Drones are increasingly being used for all sorts of economic and recreational activities, from bringing you the best images of a halfpipe contestant flying in the air at the Olympics to ensuring the most efficient mapping of agricultural resources to searching hard to reach or see areas like mines, caves, or under bridges to, of course, surveillance and weaponry which were some of their earliest uses. The possibilities for use are also ever-expanding, including the futuristic delivery of packages. As with all things, as technology improves, prices go down, and the technology becomes more accessible; thus the breadth of users and uses is sure to continue on an ever-faster upward trajectory. The law too, must be ready to adapt. The speakers in this webinar are all experts on the intersection of drones and the law. They discussed whether the common law – including property, contracts, and torts – is fit to adapt to the new drone world. The experts examined what lawyers, judges, and policymakers need to understand to help the law adjust. Among other topics, the panelists discussed some of the themes and concerns raised in a January 5, 2022 report from the Institute for Legal Reform, Torts of the Future: Drones.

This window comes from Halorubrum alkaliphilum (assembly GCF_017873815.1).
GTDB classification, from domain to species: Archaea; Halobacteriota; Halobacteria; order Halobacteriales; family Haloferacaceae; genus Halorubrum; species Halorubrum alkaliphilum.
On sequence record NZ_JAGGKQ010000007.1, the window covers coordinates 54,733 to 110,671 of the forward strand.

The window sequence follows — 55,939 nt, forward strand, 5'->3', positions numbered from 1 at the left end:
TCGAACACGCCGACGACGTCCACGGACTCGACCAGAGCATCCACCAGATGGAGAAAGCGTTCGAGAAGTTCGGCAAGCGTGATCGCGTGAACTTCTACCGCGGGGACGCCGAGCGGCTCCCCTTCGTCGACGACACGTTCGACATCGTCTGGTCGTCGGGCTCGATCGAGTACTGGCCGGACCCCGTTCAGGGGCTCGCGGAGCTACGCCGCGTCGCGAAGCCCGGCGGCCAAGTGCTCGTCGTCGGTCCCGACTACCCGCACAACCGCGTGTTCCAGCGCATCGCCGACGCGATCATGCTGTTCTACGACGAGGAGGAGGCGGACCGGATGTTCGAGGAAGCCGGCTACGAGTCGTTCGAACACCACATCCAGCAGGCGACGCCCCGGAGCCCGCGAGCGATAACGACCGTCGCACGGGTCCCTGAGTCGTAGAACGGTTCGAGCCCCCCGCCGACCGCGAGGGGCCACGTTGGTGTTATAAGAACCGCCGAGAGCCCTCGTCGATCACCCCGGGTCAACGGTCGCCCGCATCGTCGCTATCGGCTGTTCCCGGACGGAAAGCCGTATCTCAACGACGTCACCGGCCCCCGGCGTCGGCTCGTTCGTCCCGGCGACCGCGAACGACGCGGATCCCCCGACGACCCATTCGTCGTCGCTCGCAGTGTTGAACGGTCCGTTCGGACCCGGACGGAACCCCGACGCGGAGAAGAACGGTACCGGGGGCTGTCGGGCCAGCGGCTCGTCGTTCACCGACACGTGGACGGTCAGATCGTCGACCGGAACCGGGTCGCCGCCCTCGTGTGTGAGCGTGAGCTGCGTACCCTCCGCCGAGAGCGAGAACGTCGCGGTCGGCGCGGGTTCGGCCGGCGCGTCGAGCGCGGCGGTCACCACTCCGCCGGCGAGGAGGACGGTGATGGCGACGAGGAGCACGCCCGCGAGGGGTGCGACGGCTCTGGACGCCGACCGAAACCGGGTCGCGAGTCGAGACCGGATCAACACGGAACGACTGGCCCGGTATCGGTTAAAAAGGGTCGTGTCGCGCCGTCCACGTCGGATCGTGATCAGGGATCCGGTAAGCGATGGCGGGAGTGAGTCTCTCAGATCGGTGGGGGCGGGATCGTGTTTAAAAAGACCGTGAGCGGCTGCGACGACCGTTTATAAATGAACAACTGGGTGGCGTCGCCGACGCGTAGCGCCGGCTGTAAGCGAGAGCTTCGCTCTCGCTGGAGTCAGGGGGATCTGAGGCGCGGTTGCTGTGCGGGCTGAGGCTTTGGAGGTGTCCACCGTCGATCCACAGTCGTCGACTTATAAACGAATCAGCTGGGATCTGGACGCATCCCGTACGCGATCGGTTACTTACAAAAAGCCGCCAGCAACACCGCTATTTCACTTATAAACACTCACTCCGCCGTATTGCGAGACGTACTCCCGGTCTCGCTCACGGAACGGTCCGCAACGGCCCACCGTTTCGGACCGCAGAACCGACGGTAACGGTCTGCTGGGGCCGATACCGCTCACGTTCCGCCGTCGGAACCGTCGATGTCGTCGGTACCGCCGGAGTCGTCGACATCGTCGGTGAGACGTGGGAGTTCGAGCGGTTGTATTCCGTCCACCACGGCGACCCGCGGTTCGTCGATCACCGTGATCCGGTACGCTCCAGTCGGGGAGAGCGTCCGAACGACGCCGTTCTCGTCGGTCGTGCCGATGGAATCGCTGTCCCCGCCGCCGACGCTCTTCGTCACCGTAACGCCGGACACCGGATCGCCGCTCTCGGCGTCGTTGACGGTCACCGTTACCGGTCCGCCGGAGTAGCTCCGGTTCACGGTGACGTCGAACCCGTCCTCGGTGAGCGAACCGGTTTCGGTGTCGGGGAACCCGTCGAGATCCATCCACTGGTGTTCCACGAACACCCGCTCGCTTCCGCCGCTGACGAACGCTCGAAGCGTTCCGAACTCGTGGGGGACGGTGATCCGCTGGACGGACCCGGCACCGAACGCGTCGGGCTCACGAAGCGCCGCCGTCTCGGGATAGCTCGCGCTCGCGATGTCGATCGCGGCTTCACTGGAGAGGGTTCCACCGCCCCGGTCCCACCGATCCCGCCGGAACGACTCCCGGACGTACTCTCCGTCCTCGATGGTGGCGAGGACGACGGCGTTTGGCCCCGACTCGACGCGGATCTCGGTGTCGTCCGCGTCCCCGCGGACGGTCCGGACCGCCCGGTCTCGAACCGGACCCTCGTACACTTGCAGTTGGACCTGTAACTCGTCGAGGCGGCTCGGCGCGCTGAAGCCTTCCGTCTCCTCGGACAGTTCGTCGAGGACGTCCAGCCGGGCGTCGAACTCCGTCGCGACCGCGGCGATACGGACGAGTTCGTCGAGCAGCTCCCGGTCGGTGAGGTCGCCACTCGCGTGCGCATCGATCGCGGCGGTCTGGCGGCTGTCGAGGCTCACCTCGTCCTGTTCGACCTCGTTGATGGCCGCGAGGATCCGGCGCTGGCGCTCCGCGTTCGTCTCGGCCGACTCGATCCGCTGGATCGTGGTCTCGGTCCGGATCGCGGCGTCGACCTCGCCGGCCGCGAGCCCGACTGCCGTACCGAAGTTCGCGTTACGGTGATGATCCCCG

Hillary Farber, Professor of Law, UMass School of Law
Troy Rule, Professor of Law, Sandra Day O’Connor College of Law
Joshua S. Turner, Partner, Wiley Rein LLP
Moderator: Donald J. Kochan, Professor of Law and Deputy Executive Director of the Law and Economics Center, Antonin Scalia Law School at George Mason University
Click below to watch the recorded webinar!
Contact Dominic Scavuzzo at firstname.lastname@example.org or 703.993.8388.